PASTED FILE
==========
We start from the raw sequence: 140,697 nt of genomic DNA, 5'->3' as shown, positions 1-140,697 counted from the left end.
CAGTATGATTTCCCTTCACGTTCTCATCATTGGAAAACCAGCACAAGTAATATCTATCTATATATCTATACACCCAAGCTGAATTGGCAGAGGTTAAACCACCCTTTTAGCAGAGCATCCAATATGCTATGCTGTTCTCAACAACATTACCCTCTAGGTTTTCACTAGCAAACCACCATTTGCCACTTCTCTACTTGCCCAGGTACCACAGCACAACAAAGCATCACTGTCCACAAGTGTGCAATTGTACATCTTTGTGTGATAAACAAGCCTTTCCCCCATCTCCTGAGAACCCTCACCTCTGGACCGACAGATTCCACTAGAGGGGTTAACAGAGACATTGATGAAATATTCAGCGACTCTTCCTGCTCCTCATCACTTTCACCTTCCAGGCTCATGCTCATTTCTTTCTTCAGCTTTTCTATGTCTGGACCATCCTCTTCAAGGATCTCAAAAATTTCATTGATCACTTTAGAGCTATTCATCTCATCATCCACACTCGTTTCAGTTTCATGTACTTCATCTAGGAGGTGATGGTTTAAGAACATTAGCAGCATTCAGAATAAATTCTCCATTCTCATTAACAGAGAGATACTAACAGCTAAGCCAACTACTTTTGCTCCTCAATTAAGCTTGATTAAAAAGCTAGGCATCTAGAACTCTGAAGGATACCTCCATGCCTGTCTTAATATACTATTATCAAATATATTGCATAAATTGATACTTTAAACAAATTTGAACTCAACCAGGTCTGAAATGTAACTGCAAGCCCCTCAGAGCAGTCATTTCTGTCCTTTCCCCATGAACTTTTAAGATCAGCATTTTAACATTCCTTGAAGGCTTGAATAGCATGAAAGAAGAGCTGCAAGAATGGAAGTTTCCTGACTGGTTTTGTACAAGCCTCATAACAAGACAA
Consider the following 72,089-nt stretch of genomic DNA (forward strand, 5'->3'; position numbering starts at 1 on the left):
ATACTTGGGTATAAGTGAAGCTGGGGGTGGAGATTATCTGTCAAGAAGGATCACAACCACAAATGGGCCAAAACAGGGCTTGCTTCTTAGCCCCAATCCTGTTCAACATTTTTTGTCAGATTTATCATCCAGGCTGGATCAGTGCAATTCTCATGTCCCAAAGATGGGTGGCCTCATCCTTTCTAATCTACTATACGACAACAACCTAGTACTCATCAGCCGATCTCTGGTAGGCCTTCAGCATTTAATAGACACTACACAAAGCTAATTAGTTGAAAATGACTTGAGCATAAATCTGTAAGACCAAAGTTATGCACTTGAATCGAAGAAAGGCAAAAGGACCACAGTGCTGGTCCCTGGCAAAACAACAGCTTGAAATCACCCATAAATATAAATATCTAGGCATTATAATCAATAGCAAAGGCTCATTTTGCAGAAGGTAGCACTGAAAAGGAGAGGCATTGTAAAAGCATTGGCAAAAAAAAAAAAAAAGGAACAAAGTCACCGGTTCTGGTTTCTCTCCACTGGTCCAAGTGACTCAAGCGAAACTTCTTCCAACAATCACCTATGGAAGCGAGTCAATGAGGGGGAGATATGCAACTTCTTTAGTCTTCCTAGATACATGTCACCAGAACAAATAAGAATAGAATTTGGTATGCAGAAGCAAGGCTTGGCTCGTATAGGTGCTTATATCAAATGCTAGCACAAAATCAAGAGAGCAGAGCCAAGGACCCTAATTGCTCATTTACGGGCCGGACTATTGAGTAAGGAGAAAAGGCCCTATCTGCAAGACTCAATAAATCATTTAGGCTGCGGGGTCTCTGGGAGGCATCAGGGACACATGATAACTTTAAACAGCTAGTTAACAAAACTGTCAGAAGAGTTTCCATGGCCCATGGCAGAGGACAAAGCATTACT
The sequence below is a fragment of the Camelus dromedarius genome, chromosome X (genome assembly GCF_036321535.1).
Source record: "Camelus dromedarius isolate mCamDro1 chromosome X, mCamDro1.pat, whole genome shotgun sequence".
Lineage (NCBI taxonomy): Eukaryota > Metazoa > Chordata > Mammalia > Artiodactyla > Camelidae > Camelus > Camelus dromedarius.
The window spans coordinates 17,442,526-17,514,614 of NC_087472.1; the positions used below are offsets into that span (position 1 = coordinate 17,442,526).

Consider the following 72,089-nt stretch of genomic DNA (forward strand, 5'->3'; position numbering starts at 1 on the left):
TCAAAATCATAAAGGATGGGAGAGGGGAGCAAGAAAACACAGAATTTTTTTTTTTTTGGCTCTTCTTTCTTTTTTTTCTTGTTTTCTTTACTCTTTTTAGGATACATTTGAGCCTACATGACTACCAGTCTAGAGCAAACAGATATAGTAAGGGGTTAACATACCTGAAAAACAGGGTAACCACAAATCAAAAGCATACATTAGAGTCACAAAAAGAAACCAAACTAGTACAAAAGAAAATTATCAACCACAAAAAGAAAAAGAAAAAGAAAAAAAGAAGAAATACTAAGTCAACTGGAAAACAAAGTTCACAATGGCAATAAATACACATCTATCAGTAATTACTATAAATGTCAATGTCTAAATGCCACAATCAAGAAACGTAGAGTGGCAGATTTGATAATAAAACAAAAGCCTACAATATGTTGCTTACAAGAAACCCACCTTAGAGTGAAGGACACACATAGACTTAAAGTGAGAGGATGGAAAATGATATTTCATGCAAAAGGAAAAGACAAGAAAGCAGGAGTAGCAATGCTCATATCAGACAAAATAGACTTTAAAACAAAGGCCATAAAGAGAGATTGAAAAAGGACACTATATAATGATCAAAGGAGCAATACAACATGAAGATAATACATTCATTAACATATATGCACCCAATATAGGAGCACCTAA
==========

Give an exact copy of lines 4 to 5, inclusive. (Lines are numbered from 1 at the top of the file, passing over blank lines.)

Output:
ATACTTGGGTATAAGTGAAGCTGGGGGTGGAGATTATCTGTCAAGAAGGATCACAACCACAAATGGGCCAAAACAGGGCTTGCTTCTTAGCCCCAATCCTGTTCAACATTTTTTGTCAGATTTATCATCCAGGCTGGATCAGTGCAATTCTCATGTCCCAAAGATGGGTGGCCTCATCCTTTCTAATCTACTATACGACAACAACCTAGTACTCATCAGCCGATCTCTGGTAGGCCTTCAGCATTTAATAGACACTACACAAAGCTAATTAGTTGAAAATGACTTGAGCATAAATCTGTAAGACCAAAGTTATGCACTTGAATCGAAGAAAGGCAAAAGGACCACAGTGCTGGTCCCTGGCAAAACAACAGCTTGAAATCACCCATAAATATAAATATCTAGGCATTATAATCAATAGCAAAGGCTCATTTTGCAGAAGGTAGCACTGAAAAGGAGAGGCATTGTAAAAGCATTGGCAAAAAAAAAAAAAAAGGAACAAAGTCACCGGTTCTGGTTTCTCTCCACTGGTCCAAGTGACTCAAGCGAAACTTCTTCCAACAATCACCTATGGAAGCGAGTCAATGAGGGGGAGATATGCAACTTCTTTAGTCTTCCTAGATACATGTCACCAGAACAAATAAGAATAGAATTTGGTATGCAGAAGCAAGGCTTGGCTCGTATAGGTGCTTATATCAAATGCTAGCACAAAATCAAGAGAGCAGAGCCAAGGACCCTAATTGCTCATTTACGGGCCGGACTATTGAGTAAGGAGAAAAGGCCCTATCTGCAAGACTCAATAAATCATTTAGGCTGCGGGGTCTCTGGGAGGCATCAGGGACACATGATAACTTTAAACAGCTAGTTAACAAAACTGTCAGAAGAGTTTCCATGGCCCATGGCAGAGGACAAAGCATTACT
The sequence below is a fragment of the Camelus dromedarius genome, chromosome X (genome assembly GCF_036321535.1).